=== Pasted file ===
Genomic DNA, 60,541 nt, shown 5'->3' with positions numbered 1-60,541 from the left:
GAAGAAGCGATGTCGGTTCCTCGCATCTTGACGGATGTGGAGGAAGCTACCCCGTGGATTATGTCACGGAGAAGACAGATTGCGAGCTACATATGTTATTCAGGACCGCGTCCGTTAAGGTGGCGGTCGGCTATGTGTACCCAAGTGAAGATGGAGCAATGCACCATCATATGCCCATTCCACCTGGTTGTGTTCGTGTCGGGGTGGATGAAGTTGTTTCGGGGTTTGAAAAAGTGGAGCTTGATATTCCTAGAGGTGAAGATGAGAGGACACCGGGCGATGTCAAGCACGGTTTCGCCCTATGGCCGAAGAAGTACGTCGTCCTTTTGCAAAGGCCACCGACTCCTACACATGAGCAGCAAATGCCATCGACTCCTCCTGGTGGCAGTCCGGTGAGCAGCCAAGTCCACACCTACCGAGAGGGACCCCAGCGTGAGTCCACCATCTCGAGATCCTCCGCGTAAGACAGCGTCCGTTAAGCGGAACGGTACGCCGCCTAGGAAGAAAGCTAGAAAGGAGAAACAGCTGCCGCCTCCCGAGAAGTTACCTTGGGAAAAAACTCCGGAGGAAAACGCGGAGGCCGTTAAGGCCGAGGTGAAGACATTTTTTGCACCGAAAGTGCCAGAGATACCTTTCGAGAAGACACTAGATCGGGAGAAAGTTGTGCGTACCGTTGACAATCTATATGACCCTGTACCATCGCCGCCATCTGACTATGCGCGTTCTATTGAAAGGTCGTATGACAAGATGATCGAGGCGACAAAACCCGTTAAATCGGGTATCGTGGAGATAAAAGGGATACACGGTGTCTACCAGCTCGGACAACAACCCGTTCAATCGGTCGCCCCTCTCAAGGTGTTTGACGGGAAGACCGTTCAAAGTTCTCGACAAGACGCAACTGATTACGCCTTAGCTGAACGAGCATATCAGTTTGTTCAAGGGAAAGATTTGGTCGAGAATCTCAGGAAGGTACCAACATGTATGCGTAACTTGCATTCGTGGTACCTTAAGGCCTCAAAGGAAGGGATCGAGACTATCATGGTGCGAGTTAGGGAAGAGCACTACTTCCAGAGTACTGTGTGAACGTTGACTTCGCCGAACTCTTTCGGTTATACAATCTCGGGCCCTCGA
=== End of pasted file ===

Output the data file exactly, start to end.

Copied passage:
Genomic DNA, 60,541 nt, shown 5'->3' with positions numbered 1-60,541 from the left:
GAAGAAGCGATGTCGGTTCCTCGCATCTTGACGGATGTGGAGGAAGCTACCCCGTGGATTATGTCACGGAGAAGACAGATTGCGAGCTACATATGTTATTCAGGACCGCGTCCGTTAAGGTGGCGGTCGGCTATGTGTACCCAAGTGAAGATGGAGCAATGCACCATCATATGCCCATTCCACCTGGTTGTGTTCGTGTCGGGGTGGATGAAGTTGTTTCGGGGTTTGAAAAAGTGGAGCTTGATATTCCTAGAGGTGAAGATGAGAGGACACCGGGCGATGTCAAGCACGGTTTCGCCCTATGGCCGAAGAAGTACGTCGTCCTTTTGCAAAGGCCACCGACTCCTACACATGAGCAGCAAATGCCATCGACTCCTCCTGGTGGCAGTCCGGTGAGCAGCCAAGTCCACACCTACCGAGAGGGACCCCAGCGTGAGTCCACCATCTCGAGATCCTCCGCGTAAGACAGCGTCCGTTAAGCGGAACGGTACGCCGCCTAGGAAGAAAGCTAGAAAGGAGAAACAGCTGCCGCCTCCCGAGAAGTTACCTTGGGAAAAAACTCCGGAGGAAAACGCGGAGGCCGTTAAGGCCGAGGTGAAGACATTTTTTGCACCGAAAGTGCCAGAGATACCTTTCGAGAAGACACTAGATCGGGAGAAAGTTGTGCGTACCGTTGACAATCTATATGACCCTGTACCATCGCCGCCATCTGACTATGCGCGTTCTATTGAAAGGTCGTATGACAAGATGATCGAGGCGACAAAACCCGTTAAATCGGGTATCGTGGAGATAAAAGGGATACACGGTGTCTACCAGCTCGGACAACAACCCGTTCAATCGGTCGCCCCTCTCAAGGTGTTTGACGGGAAGACCGTTCAAAGTTCTCGACAAGACGCAACTGATTACGCCTTAGCTGAACGAGCATATCAGTTTGTTCAAGGGAAAGATTTGGTCGAGAATCTCAGGAAGGTACCAACATGTATGCGTAACTTGCATTCGTGGTACCTTAAGGCCTCAAAGGAAGGGATCGAGACTATCATGGTGCGAGTTAGGGAAGAGCACTACTTCCAGAGTACTGTGTGAACGTTGACTTCGCCGAACTCTTTCGGTTATACAATCTCGGGCCCTCGA